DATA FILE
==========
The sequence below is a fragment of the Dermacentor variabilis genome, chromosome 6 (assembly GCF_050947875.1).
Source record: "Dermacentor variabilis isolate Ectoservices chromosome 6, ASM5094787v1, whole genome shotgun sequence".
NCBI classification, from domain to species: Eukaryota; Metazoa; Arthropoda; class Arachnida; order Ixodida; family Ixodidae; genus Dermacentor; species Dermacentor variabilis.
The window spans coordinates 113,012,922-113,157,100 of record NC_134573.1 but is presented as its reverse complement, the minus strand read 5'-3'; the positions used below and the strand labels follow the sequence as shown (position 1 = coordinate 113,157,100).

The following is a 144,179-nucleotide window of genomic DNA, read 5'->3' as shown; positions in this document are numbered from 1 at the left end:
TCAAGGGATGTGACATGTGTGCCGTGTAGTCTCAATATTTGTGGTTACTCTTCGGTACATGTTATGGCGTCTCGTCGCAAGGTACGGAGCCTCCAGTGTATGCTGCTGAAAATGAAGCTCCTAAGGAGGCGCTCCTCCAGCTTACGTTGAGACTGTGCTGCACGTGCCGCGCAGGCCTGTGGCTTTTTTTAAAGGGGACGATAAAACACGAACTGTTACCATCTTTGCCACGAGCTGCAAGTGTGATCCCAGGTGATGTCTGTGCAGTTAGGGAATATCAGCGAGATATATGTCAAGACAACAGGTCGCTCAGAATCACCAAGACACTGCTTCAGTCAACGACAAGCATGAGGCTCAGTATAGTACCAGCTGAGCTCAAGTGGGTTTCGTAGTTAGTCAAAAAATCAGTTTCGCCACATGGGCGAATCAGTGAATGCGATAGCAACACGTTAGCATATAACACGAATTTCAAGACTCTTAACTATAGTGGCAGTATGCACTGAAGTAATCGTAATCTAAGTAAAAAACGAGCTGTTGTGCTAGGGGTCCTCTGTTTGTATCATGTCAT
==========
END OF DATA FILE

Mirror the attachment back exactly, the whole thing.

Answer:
The sequence below is a fragment of the Dermacentor variabilis genome, chromosome 6 (assembly GCF_050947875.1).
Source record: "Dermacentor variabilis isolate Ectoservices chromosome 6, ASM5094787v1, whole genome shotgun sequence".
NCBI classification, from domain to species: Eukaryota; Metazoa; Arthropoda; class Arachnida; order Ixodida; family Ixodidae; genus Dermacentor; species Dermacentor variabilis.
The window spans coordinates 113,012,922-113,157,100 of record NC_134573.1 but is presented as its reverse complement, the minus strand read 5'-3'; the positions used below and the strand labels follow the sequence as shown (position 1 = coordinate 113,157,100).

The following is a 144,179-nucleotide window of genomic DNA, read 5'->3' as shown; positions in this document are numbered from 1 at the left end:
TCAAGGGATGTGACATGTGTGCCGTGTAGTCTCAATATTTGTGGTTACTCTTCGGTACATGTTATGGCGTCTCGTCGCAAGGTACGGAGCCTCCAGTGTATGCTGCTGAAAATGAAGCTCCTAAGGAGGCGCTCCTCCAGCTTACGTTGAGACTGTGCTGCACGTGCCGCGCAGGCCTGTGGCTTTTTTTAAAGGGGACGATAAAACACGAACTGTTACCATCTTTGCCACGAGCTGCAAGTGTGATCCCAGGTGATGTCTGTGCAGTTAGGGAATATCAGCGAGATATATGTCAAGACAACAGGTCGCTCAGAATCACCAAGACACTGCTTCAGTCAACGACAAGCATGAGGCTCAGTATAGTACCAGCTGAGCTCAAGTGGGTTTCGTAGTTAGTCAAAAAATCAGTTTCGCCACATGGGCGAATCAGTGAATGCGATAGCAACACGTTAGCATATAACACGAATTTCAAGACTCTTAACTATAGTGGCAGTATGCACTGAAGTAATCGTAATCTAAGTAAAAAACGAGCTGTTGTGCTAGGGGTCCTCTGTTTGTATCATGTCAT